Pelosi Defends Omar: 'She Has a Different Experience In the Use of Words'

March 8, 2019

House Speaker Nancy Pelosi (D., Calif.) defended Rep. Ilhan Omar (D., Minn.) against accusations of anti-Semitism.

Pelosi's comments came during a Friday interview at The Economic Club of Washington, D.C., where she addressed the resolution House Democrats passed Thursday afternoon condemning hate of all forms. Regarding Omar, whose recent comments sparked calls for the resolution, Pelosi said she does not believe the Minnesota congresswoman is anti-Semitic.

"I think she has a different experience in the use of words, and doesn't understand that some of them are fraught with meaning that didn't realize, but nonetheless that we had to address," Pelosi said.

Omar most recently came under fire after she accused Jewish Americans of having "allegiance to a foreign power."

Pelosi made a similar statement on Thursday, when she told reporters at a press conference that she believes Omar didn't understand "the full weight" of how other people understood her words.

"When you cross that threshold into Congress, your words weigh much more than when you're shouting at somebody outside, and I feel confident that her words were not based on any anti-Semitic attitude, but that she didn't have a full appreciation of how they landed on other people, where these words have a history and cultural impact that may have been unknown to her," Pelosi said.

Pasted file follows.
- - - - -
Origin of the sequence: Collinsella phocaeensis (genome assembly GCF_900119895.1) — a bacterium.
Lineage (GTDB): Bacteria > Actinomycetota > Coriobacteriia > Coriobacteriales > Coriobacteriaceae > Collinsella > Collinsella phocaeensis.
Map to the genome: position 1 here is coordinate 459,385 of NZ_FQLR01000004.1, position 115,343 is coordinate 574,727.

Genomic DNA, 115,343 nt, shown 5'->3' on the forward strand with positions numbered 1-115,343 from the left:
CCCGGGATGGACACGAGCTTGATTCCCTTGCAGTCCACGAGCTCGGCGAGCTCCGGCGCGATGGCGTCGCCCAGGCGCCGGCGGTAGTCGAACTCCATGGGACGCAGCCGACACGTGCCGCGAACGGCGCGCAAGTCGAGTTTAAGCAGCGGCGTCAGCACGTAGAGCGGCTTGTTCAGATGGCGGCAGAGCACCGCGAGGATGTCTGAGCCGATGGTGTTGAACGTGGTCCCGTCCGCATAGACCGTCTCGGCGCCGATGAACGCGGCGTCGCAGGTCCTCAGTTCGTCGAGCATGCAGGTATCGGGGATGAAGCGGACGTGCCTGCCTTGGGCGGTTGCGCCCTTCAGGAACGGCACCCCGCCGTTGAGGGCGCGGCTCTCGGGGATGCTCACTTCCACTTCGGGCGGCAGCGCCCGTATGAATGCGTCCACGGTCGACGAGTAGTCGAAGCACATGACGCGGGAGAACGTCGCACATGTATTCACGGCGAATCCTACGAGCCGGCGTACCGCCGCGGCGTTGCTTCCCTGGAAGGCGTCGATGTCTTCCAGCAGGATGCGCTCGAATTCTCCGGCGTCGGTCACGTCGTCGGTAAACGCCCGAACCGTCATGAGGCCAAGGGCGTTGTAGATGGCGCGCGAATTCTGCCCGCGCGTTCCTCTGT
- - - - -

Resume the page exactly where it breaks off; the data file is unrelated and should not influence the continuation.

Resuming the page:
Other Democratic responses, however, have been harsher against Omar's remarks. Rep. Eliot Engel (D., N.Y.) said he wished House Democrats had delivered a stronger response to her anti-Semitic remarks.

"This resolution is a fine resolution and I will support it, but I am very disappointed that we weren't able to have a separate resolution to specifically condemn anti-Semitism and what our colleague said that really was a very hateful term," he said Thursday.

Still others have come to Omar's defense, including Sen. Bernie Sanders (I., Vt.) and Rep. Alexandria Ocasio-Cortez (D., N.Y.).

Sanders characterized Omar as anti-Israel, not anti-Semitic. Ocasio-Cortez framed Omar as a victim of hatred, in a series of tweets.

In 2012, Omar tweeted Israel had "hypnotized the world." Earlier this year, she released and then later apologized for other anti-Semitic tweets, many of which have been quietly deleted.

Late Thursday, Omar and fellow freshman Rep. Rashida Tlaib (D., Mich.) released a joint statement condemning hate. It did not include an apology for Omar's anti-Semitic remarks.